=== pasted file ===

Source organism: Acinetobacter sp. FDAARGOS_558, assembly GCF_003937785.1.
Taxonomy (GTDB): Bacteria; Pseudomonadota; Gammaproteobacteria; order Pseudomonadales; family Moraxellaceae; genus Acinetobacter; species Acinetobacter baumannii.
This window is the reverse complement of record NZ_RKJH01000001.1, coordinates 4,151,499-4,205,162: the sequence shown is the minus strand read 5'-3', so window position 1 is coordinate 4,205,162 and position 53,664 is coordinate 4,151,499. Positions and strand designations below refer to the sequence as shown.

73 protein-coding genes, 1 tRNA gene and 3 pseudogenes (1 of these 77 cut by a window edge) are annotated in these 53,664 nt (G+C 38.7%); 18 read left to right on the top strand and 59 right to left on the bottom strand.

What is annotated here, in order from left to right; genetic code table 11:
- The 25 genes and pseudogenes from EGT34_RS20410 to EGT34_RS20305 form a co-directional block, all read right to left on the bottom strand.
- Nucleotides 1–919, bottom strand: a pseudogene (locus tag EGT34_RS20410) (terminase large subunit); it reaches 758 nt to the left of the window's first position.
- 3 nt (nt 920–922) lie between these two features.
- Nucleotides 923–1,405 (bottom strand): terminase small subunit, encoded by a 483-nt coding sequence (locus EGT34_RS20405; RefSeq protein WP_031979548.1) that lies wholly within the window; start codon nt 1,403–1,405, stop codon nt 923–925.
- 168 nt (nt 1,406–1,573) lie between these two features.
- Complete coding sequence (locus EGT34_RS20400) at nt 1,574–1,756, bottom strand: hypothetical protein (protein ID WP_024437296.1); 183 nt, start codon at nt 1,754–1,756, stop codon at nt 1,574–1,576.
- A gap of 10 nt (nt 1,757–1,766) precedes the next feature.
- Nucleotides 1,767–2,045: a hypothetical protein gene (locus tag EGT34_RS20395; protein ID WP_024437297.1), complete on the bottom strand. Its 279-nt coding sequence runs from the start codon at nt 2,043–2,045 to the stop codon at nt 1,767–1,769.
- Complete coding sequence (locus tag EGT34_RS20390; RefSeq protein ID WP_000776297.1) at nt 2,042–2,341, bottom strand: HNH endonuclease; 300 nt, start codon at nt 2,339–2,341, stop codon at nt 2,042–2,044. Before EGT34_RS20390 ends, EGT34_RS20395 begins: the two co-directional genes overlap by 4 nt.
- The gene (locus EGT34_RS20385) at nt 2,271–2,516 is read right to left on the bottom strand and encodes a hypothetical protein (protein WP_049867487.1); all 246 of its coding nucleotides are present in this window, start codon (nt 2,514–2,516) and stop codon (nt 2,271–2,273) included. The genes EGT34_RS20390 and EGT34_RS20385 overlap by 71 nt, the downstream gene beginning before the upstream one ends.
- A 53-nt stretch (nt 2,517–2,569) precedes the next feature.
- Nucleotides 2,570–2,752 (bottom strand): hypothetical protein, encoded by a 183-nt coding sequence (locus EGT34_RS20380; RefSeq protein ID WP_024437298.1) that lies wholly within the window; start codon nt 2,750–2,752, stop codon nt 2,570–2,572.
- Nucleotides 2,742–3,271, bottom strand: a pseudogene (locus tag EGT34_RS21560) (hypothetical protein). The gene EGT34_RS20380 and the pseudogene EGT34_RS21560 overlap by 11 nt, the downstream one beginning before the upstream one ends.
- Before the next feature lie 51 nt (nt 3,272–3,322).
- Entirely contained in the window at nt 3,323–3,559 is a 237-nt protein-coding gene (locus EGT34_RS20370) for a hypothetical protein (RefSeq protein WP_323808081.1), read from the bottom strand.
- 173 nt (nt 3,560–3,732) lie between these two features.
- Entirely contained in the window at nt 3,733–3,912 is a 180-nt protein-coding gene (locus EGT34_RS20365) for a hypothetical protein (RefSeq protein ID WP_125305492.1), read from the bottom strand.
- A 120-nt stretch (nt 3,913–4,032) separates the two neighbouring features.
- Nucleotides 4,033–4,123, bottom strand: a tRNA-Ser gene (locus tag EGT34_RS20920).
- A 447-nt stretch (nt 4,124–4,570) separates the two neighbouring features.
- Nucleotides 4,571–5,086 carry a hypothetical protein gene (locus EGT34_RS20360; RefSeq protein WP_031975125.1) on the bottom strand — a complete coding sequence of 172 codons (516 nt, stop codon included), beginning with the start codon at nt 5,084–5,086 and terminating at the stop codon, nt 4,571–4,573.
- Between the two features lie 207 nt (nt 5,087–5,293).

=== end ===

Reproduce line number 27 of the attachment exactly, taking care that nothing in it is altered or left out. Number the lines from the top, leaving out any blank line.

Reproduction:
- Between the two features lie 207 nt (nt 5,087–5,293).